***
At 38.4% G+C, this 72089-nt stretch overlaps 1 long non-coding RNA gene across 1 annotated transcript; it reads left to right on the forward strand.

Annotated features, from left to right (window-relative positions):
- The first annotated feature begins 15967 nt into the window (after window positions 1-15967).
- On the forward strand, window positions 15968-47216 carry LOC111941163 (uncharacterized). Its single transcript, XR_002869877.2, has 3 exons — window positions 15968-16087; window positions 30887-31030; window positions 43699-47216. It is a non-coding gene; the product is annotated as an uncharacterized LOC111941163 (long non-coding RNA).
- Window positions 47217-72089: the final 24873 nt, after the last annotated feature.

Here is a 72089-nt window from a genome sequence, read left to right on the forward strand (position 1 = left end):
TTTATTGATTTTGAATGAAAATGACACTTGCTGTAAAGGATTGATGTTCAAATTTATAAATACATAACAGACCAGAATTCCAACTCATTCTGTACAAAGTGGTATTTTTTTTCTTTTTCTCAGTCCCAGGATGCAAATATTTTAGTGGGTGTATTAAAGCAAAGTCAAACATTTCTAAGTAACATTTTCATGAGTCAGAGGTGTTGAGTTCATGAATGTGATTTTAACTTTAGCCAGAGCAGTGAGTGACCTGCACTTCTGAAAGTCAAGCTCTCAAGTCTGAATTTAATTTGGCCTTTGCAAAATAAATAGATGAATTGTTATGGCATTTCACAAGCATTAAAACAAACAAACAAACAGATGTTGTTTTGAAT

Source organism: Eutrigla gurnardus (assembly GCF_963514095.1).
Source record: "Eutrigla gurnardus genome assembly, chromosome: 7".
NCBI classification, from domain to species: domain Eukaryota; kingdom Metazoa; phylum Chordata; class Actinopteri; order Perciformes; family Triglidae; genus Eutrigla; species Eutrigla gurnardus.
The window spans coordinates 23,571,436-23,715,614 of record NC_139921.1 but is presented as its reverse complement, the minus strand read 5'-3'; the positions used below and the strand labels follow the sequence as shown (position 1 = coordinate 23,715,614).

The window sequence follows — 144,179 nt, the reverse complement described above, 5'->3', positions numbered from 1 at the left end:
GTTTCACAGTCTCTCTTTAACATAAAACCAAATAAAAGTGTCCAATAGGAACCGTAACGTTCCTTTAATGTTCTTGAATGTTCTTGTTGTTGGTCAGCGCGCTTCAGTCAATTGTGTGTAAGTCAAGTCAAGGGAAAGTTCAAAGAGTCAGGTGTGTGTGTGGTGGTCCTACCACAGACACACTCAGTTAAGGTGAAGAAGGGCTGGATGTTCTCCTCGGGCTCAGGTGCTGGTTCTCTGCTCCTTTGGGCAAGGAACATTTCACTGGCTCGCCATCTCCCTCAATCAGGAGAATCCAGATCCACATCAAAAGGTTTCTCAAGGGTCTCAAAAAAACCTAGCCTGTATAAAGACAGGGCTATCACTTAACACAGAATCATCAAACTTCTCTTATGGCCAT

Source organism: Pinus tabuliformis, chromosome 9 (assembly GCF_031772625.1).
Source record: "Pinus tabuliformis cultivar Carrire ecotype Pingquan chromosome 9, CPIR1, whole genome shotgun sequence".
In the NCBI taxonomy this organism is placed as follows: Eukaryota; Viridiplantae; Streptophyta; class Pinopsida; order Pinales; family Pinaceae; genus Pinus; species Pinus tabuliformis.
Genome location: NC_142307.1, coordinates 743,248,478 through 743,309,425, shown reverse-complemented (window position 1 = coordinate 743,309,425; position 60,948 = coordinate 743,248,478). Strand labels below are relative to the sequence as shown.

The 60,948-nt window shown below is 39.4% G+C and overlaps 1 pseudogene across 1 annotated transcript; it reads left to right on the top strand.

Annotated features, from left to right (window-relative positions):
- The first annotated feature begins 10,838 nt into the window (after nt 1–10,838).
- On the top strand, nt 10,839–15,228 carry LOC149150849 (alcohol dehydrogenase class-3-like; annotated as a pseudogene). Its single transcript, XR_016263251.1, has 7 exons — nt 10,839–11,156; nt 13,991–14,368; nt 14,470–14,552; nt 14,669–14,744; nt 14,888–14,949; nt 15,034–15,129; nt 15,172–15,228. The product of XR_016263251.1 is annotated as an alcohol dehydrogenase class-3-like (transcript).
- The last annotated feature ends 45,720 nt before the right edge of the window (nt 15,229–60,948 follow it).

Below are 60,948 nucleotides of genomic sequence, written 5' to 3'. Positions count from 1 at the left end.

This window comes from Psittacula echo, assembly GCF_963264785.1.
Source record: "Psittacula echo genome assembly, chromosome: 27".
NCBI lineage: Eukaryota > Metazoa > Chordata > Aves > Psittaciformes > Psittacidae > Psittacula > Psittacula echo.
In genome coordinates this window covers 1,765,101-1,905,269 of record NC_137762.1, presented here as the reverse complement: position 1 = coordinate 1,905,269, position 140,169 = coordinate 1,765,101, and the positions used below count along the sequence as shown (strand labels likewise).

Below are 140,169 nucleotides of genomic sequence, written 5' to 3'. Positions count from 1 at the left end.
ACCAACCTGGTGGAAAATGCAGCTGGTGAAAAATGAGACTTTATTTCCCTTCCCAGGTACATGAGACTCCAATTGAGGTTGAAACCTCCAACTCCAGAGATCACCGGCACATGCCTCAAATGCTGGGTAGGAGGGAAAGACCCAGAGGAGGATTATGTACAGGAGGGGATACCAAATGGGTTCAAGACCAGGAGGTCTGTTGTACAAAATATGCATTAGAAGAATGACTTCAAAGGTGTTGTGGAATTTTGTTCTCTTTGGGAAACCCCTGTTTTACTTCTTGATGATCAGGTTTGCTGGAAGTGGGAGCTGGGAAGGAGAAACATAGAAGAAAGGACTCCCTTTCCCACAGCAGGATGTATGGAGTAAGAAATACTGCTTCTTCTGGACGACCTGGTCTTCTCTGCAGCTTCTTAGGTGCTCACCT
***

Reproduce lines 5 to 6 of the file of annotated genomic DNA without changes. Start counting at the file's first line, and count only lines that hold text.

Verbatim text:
- Window positions 47217-72089: the final 24873 nt, after the last annotated feature.

Here is a 72089-nt window from a genome sequence, read left to right on the forward strand (position 1 = left end):